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Cesarean anesthesia associated with surgical site infections and thromboembolism


Cesarean anesthesia associated with surgical site infections and thromboembolism

44% of general anesthesia cases for cesarean delivery are potentially avoidable and in comparison to neuraxial anesthesia (avoidable general anesthetics) is associated with an increased risk of adverse maternal outcomes including venous thromboembolism and surgical site infection, suggests a recent study.

The study published in the ASA journal Anesthesiology further found that low hospital-level use of neuraxial techniques during labor was one of the strongest predictors of potentially avoidable use of general anesthesia for cesarean delivery.

It is already known that compared with neuraxial anesthesia, general anesthesia for cesarean delivery is associated with increased risk of maternal adverse events. A reduction in avoidable general anesthetics for cesarean delivery may improve the safety of obstetric anesthesia care. Jean Guglielminotti, From the Department of Anesthesiology, Columbia University College of Physicians and Surgeons, New York, New York, and colleagues examined adverse events, trends, and factors associated with potentially avoidable general anesthetics for cesarean delivery.

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This retrospective study analyzed 466,014 cesarean delivery cases without a recorded indication for general anesthesia or contraindication to neuraxial anesthesia; 26,431 were completed with general anesthesia (5.7%). Adverse events included anesthesia complications (systemic, neuraxial-related, and drug-related), surgical site infection, venous thromboembolism, and the composite of death or cardiac arrest. Anesthesia complications were defined as severe if associated with death, organ failure, or prolonged hospital stay.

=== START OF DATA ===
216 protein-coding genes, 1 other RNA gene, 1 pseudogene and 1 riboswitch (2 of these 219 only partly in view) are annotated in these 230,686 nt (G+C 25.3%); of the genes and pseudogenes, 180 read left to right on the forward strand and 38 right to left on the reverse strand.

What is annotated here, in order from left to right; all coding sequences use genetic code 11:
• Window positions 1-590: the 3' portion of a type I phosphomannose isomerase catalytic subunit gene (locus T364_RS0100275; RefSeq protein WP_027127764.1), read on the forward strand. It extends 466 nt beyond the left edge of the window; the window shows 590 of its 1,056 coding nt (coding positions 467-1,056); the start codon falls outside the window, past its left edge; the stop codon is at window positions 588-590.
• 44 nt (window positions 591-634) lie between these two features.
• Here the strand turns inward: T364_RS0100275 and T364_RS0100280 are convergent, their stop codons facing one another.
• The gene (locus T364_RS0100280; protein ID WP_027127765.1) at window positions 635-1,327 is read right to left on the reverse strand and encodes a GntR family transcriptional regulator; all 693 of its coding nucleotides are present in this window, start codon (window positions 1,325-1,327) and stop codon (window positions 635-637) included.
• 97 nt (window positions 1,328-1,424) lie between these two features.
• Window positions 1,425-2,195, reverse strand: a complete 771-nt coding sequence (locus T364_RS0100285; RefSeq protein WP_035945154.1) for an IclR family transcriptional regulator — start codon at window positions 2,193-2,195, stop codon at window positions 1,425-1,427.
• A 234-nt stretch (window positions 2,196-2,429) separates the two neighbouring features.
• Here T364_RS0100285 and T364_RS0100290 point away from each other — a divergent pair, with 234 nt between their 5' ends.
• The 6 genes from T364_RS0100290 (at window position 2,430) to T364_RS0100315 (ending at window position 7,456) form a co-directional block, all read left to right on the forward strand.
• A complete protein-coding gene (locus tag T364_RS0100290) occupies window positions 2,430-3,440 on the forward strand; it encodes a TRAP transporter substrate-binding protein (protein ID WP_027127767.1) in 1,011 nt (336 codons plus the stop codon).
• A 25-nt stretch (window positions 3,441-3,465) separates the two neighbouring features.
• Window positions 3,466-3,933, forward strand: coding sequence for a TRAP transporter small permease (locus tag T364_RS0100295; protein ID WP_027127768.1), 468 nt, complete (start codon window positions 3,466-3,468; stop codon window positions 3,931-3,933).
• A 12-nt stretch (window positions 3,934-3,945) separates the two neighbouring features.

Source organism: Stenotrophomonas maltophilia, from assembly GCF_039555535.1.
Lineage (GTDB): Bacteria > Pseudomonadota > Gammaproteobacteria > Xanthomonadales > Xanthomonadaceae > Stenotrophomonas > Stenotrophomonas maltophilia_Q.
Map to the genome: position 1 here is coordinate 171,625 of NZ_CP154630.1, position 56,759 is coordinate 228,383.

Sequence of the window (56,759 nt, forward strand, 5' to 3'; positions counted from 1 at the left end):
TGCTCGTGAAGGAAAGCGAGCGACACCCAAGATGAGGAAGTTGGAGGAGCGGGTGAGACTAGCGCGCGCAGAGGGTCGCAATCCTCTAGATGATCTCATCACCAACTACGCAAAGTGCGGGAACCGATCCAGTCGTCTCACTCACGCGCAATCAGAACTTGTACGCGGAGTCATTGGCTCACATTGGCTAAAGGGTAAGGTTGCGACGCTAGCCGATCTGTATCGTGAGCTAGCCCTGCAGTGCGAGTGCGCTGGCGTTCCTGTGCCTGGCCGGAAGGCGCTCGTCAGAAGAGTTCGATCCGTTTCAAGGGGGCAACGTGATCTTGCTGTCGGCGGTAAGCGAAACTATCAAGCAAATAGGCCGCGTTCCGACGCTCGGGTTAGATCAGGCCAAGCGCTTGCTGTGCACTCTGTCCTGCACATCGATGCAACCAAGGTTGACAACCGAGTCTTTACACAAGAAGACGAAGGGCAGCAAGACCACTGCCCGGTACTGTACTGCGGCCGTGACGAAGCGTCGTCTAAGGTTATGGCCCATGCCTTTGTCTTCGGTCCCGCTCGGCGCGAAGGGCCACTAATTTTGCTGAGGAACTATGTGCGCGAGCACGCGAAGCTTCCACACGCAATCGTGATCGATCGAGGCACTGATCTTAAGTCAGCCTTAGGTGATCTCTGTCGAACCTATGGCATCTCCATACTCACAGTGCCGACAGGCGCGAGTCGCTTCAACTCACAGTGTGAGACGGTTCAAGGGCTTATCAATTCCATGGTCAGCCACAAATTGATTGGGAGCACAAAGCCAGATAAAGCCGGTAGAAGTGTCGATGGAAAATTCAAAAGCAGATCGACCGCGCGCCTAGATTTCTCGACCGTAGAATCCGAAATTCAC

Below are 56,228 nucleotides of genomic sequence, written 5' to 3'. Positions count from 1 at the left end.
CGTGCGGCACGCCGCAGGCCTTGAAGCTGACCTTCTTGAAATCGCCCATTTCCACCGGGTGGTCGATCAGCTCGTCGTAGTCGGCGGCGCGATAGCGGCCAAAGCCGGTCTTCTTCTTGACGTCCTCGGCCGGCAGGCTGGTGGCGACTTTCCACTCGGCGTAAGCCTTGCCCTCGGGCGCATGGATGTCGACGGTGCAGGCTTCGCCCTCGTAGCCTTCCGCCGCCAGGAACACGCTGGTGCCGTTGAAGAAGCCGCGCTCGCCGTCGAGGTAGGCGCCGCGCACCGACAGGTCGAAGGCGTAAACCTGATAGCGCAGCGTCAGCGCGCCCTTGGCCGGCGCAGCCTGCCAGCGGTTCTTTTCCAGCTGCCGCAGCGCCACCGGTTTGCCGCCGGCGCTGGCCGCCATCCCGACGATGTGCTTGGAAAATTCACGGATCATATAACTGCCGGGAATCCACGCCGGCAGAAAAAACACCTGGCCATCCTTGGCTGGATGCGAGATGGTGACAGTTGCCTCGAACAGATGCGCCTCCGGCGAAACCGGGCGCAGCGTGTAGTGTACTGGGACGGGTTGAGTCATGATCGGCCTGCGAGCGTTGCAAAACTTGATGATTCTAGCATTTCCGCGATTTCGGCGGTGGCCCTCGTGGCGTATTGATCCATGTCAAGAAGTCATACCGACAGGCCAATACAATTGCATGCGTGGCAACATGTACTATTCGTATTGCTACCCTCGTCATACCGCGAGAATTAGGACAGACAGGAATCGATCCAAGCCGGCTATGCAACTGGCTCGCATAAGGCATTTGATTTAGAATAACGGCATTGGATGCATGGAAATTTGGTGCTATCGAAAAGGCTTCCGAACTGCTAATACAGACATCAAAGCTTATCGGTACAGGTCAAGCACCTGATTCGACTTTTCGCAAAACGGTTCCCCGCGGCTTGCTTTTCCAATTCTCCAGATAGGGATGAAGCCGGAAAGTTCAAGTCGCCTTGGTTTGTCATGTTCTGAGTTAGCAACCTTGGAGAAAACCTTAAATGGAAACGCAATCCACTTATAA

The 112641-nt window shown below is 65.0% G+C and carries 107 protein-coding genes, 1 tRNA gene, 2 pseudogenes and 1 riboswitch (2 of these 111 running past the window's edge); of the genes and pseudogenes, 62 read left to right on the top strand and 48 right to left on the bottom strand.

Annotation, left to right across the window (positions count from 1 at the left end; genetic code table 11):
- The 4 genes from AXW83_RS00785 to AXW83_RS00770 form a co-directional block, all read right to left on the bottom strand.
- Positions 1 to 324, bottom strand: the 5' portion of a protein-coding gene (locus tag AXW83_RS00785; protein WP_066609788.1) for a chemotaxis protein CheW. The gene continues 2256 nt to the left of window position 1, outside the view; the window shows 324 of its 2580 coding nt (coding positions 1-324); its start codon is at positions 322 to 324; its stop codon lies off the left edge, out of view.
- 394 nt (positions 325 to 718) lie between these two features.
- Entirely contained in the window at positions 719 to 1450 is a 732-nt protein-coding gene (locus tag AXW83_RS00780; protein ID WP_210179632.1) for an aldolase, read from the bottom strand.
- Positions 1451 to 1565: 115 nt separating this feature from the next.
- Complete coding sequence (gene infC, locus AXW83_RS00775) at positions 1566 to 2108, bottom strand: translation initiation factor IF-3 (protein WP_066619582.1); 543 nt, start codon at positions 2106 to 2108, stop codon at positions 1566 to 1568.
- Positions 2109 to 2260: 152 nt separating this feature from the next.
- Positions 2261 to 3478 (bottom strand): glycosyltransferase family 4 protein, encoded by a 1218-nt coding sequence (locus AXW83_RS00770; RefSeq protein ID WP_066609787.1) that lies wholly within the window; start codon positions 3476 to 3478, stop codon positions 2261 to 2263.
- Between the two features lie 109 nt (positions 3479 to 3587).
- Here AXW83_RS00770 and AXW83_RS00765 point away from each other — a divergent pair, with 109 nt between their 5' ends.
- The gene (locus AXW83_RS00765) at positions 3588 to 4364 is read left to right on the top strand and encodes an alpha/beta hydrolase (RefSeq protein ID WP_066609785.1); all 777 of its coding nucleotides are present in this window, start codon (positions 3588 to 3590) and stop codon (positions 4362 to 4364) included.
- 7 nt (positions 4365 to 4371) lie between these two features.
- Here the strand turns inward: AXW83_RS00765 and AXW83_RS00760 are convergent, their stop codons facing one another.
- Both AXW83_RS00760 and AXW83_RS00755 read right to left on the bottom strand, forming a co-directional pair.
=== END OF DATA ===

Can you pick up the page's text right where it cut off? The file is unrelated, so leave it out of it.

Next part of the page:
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Key Findings:

  • The proportion of avoidable general anesthetics decreased from 5.6% in 2003 to 2004 to 4.8% in 2013 to 2014 (14% reduction).
  • Avoidable general anesthetics were associated with significantly increased risk of anesthesia complications, severe complications, surgical site infection, and venous thromboembolism, but not of death or cardiac arrest.
  • Labor neuraxial analgesia rate was one of the most actionable hospital-level factors associated with avoidable general anesthetics.
  • Relative to hospitals with a rate greater than or equal to 75%, the adjusted odds ratio of avoidable general anesthetics increased to 1.3, 1.6, and 3.2 as the rate decreased to 50 to 74.9%, 25 to 49.9%, and less than 25%, respectively.

Based on the study, the authors concluded that compared with neuraxial anesthesia, avoidable general anesthetics are associated with increased risk of adverse maternal outcomes.

For detailed study follow the link: doi:10.1097/ALN.0000000000002629




Source: With inputs from Anesthesiology 

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